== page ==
Yvo de Boer, Executive Secretary of the UNFCCC indicated that a key event at the conference was a ministerial round table on a shared vision for long-term cooperative action on climate change. He said, “Governments have sent a strong political signal that despite the financial and economic crisis, significant funds can be mobilized for both mitigation and adaptation in developing countries with the help of a clever financial architecture and the institutions to deliver the financial support. We now have a much clearer sense of where we need to go in designing an outcome which will spell out the commitments of developed countries, the financial support required and the institutions that will deliver that support as part of the Copenhagen outcome."

The release states that countries meeting in Poznań made progress on a number of issues that are important in the short run - up to 2012 - particularly for developing countries, including adaptation, finance, technology and reducing emissions from deforestation and forest degradation. In addition , the conference discussed in detail the issue of disaster management, risk assessment and insurance, essential to help developing countries cope with the inevitable effects of climate change.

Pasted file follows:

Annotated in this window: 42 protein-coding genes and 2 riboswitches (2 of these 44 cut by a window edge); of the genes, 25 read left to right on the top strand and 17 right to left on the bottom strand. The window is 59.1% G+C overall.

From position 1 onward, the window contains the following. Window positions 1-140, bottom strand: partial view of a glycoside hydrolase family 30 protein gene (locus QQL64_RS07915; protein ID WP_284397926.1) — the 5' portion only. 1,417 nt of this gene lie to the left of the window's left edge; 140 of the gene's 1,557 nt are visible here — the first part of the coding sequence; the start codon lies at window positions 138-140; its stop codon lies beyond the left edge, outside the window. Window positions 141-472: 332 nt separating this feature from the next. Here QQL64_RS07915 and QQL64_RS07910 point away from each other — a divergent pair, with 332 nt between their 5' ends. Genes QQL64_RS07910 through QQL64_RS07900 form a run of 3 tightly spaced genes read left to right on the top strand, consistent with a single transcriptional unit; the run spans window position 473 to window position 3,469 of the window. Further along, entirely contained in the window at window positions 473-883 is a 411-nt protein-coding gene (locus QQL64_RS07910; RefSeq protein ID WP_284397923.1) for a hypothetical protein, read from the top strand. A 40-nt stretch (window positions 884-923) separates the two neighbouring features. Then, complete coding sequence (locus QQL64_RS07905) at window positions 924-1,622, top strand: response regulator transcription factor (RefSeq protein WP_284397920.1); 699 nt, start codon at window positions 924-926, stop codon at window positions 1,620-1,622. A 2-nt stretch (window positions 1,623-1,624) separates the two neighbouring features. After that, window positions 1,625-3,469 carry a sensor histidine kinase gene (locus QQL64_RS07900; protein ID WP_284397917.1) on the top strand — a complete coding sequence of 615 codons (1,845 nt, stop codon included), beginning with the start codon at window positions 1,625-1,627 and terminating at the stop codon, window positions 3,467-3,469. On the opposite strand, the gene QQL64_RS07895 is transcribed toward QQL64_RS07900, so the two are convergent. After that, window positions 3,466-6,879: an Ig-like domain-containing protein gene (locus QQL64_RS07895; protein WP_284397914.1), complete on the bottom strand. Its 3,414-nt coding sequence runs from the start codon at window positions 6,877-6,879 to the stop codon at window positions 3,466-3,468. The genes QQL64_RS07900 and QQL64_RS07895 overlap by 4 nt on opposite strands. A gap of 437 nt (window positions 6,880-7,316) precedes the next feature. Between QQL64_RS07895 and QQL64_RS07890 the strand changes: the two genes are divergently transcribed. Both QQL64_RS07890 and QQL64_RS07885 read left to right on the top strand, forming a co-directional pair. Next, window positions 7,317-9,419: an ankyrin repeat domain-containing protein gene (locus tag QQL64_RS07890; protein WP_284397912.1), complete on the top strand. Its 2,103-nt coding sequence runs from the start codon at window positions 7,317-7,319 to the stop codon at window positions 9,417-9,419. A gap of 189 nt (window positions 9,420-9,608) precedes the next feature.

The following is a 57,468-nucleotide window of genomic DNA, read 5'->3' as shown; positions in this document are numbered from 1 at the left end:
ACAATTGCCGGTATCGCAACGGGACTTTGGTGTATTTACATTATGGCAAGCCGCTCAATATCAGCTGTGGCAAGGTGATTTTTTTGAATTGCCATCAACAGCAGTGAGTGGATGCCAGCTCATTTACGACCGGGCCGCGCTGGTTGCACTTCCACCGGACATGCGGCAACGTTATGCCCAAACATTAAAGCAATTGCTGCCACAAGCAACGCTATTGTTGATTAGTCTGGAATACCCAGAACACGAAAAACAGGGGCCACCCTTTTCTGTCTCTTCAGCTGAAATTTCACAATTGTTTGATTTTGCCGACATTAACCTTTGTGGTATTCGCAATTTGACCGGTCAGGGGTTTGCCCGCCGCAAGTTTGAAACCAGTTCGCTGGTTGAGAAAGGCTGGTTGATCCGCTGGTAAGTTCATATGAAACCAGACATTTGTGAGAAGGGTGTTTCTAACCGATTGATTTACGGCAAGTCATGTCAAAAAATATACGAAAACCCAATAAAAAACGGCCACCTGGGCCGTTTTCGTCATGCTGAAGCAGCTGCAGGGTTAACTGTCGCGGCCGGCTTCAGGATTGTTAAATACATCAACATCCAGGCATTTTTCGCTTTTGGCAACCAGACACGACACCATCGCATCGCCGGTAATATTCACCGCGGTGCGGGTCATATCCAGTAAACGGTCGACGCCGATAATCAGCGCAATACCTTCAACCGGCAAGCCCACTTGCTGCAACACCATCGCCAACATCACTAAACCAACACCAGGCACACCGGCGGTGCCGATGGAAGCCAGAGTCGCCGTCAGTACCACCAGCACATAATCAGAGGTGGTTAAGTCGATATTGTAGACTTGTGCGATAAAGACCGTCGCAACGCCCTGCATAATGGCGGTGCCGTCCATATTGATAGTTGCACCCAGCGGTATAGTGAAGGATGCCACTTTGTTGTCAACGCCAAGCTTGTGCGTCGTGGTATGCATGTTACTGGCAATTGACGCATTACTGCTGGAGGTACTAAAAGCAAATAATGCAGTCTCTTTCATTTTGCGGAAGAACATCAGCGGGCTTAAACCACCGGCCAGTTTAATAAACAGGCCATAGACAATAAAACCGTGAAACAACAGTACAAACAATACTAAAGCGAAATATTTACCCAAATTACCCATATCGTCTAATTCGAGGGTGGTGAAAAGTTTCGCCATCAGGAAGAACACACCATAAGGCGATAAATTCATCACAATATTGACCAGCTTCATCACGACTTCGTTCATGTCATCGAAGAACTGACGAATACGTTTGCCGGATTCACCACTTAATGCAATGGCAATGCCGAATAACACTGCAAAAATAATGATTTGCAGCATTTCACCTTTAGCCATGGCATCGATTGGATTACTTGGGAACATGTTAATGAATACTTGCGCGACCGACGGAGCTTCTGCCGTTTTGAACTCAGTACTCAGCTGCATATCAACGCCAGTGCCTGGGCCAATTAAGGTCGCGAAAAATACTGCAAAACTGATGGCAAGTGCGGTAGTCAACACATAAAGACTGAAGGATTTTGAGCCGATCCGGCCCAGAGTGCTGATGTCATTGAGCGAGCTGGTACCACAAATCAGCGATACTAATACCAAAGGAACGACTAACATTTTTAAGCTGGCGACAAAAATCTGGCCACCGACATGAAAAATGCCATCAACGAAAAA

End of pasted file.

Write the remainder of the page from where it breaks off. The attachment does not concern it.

Governments meeting under the Kyoto Protocol agreed that commitments of industrialized countries post-2012 should principally take the form of quantified emission limitation and reduction objectives, in line with the type of emission reduction targets they have assumed for the first commitment period of the protocol. In addition to the major COP/CMP meeting in Copenhagen (December 7-18, 2009), at least four other significant UNFCCC meetings will take place next year -- the first two in Bonn, Germany (March 29-April 08, and June 1-12 ) and a third in August/September.

In the listing of 13 specific items from the ministerial round table meeting, item 13 indicates, "Participants at the round table voiced their resounding commitment to and optimism for achieving an agreed outcome at COP 15 that can be ratified by all. The round table provided the opportunity to lay the foundations for further work on the components of an agreed outcome. Further, it sent a clear message regarding the need to continue to build momentum on the many points of convergence among all nations. The current financial and economic crisis should not weaken the determination to undertake decisive action."